To move forward, policymakers had to evaluate "substantial further progress" and "for some time." The phrases, admittedly, are not concrete in their meaning. The Committee did not define how much above 2 percent is moderate and how long some value of elevated inflation should be tolerated. In addition, for assessing progress on the health of the labor market, different policymakers prefer different measures that may not provide the exact same signal. On top of this, the data used to measure progress in the labor market can revise substantially and reshape the evaluation of the strength of this market quite quickly. For example, a key input—payroll data—in the latter half of 2021 painted a picture of a slowing labor market. But revised data over several subsequent months revealed that the slowdown never happened. Instead, job gains were quite robust. In particular, initial reports of job creation between August and December 2021 were a cumulative 1.4 million, but by February 2022 that number was revised up to nearly 2.9 million.

Early in 2021, inflation broke loose. Most of the suspected contributors to this surge in inflation appeared to be temporary: supply-chain bottlenecks that previous experiences suggested would ease soon, a surge in demand for goods, and the second and third Economic Impact Payment checks sent to households. Reflecting this view, the April 2021 FOMC statement pinned the rise in inflation on "transitory factors."7 Meanwhile the labor market and other data related to economic activity suggested a healthy economy. In the June 2021 SEP, seven participants had liftoff in 2022 and only five participants projected liftoff after 2023.8 Thus, after observing high inflation for only three months, many FOMC participants were moving in a hawkish direction and were considering tapering sooner and pulling liftoff forward.9

At the July 2021 FOMC meeting, the minutes show that most participants believed that "substantial further progress" had been made on inflation but not employment.10 The progress on inflation reflected the fact that some measures of average inflation were moving above, or would soon move above, the Committee's 2 percent goal. Meanwhile, by September, looking at the progress of the labor market since December 2020, a number of participants assessed that the standard of substantial further progress toward the goal of maximum employment might soon be reached. At this point the FOMC stated that if progress continued broadly as expected, that a moderation in the pace of asset purchases might soon be warranted. Based on the incoming data, the FOMC announced the start of tapering at its early November 2021 meeting, reducing the monthly pace of its net asset purchases by $10 billion for Treasury securities and $5 billion for agency MBS.11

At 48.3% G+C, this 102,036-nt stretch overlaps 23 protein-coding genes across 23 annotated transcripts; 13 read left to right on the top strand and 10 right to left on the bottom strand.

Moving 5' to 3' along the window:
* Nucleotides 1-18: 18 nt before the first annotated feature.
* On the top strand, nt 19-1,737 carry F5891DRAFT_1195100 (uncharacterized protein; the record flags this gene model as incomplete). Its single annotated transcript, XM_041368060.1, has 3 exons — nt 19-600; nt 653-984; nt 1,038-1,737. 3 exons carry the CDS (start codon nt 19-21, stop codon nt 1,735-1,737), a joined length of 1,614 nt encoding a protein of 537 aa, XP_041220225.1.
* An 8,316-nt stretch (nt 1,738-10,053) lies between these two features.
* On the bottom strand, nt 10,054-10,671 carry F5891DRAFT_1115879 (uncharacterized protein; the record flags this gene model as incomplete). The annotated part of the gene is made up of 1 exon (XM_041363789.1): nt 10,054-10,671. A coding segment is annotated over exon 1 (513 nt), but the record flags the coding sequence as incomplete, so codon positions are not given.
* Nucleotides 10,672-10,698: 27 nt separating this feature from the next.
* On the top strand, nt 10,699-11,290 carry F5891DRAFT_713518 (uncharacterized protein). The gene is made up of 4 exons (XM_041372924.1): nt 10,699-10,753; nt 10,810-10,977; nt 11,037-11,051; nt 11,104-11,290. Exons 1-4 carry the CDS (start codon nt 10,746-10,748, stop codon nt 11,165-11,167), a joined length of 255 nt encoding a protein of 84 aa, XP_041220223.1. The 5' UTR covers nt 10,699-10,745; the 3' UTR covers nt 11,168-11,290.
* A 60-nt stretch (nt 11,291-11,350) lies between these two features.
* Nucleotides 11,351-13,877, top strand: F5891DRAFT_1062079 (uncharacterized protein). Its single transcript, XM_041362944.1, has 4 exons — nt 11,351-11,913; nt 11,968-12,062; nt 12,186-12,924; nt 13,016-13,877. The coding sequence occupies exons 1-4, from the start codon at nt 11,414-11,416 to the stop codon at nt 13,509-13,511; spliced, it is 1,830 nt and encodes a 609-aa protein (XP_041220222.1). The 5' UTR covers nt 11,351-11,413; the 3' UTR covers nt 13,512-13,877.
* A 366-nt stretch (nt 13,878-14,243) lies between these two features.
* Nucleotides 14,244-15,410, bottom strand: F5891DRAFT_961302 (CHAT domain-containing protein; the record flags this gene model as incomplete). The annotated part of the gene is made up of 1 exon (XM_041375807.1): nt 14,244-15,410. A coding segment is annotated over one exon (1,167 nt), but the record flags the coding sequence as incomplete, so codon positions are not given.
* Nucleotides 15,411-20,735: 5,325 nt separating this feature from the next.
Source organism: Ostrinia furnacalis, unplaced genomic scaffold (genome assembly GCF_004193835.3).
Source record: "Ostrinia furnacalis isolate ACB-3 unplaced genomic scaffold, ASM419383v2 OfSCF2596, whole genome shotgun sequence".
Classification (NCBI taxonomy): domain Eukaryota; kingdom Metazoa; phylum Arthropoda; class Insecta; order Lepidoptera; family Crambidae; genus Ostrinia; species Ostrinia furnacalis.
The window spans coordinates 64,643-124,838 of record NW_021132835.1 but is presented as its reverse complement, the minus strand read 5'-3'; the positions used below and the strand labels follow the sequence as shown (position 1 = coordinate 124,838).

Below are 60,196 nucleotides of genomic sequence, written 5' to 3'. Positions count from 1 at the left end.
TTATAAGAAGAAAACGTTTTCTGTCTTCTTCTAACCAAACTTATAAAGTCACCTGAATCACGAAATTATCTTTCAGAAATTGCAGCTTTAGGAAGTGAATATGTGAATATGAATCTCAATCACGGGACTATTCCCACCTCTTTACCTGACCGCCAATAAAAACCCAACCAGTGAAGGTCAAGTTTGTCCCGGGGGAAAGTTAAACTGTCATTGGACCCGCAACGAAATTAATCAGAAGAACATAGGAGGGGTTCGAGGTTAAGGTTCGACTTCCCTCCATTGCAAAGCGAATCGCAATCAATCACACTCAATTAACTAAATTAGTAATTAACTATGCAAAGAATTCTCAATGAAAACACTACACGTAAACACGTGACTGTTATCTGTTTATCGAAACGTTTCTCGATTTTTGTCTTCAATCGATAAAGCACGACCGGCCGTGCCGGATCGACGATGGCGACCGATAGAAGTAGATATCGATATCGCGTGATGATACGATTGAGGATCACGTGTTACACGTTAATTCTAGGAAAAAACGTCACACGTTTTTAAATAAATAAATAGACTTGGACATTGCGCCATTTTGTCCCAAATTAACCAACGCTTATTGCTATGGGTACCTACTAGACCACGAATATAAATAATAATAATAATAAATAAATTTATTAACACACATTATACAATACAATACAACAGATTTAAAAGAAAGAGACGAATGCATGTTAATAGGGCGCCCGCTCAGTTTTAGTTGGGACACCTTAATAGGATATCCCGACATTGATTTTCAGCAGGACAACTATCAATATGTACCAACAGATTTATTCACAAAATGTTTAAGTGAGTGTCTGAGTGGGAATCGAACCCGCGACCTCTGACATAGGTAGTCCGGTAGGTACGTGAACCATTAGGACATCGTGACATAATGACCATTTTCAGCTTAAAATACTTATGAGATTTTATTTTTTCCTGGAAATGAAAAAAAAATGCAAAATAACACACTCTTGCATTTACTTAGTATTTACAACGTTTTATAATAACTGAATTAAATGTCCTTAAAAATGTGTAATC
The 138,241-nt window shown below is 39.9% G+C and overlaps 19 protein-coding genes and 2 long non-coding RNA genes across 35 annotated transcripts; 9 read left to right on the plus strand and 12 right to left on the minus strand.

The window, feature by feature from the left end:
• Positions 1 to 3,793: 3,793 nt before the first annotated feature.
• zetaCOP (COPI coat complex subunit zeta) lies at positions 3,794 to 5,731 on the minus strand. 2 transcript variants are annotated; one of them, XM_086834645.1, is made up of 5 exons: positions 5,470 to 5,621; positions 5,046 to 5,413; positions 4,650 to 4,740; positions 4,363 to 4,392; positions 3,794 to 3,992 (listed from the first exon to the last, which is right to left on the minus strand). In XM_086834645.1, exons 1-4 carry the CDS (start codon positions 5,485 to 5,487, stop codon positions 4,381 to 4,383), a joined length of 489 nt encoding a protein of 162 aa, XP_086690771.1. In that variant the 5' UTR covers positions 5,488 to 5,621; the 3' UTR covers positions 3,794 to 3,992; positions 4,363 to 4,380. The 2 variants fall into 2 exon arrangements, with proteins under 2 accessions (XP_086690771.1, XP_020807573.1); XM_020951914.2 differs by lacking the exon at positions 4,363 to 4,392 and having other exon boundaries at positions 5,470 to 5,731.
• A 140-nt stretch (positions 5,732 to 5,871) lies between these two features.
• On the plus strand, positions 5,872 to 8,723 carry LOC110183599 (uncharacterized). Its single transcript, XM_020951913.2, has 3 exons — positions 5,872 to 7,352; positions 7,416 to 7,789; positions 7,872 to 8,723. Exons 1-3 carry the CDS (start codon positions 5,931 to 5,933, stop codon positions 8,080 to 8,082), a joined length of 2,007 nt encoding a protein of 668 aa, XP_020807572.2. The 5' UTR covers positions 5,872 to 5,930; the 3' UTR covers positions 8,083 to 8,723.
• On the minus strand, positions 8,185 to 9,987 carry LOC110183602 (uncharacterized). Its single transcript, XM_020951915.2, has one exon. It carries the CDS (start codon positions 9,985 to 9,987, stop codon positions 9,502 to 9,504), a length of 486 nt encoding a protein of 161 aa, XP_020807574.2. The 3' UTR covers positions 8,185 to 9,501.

Then, the October and November 2021 consumer price index reports showed that the deceleration of inflation from April to September was short lived and that year-over-year inflation had topped 6 percent. It became clear that the high inflation realizations were not as temporary as originally thought. And the October 2021 jobs report showed a significant rebound with 531,000 jobs created and big upward revisions to the previous two months. It was at this point—with a clearer picture of inflation and revised labor market data in hand—that the FOMC took a number of steps to tighten policy. At its December 2021 meeting, the Committee removed the word "transitory" from the statement, accelerated tapering, and signaled the tapering pace would likely evolve in a manner that purchases would end by March 2022.12 The SEP showed that each individual participant projected liftoff in 2022, with a median projection of three rate hikes in 2022.13

The year 2022 was one of historic adjustment in policy. In January, the Committee stated that "with inflation well above 2 percent and a strong labor market, the Committee expects it will soon be appropriate to raise the target range for the federal funds rate."14 Then, in March, the Committee ended net asset purchases and lifted the target range off the effective lower bound.15 Over the course of the year, the FOMC raised the target range a total of 425 basis points, from 0.0 to 0.25 percent to 4.25 to 4.5 percent. This path of policy tightening was very different than the one following the Global Financial Crisis (GFC). The latter process, reflecting the economic environment at that time, was much more gradual: tapering of asset purchases took 11 months, the first hike of the policy rate did not occur until more than a year after purchases ended, and the target range was increased in only 25 basis point increments.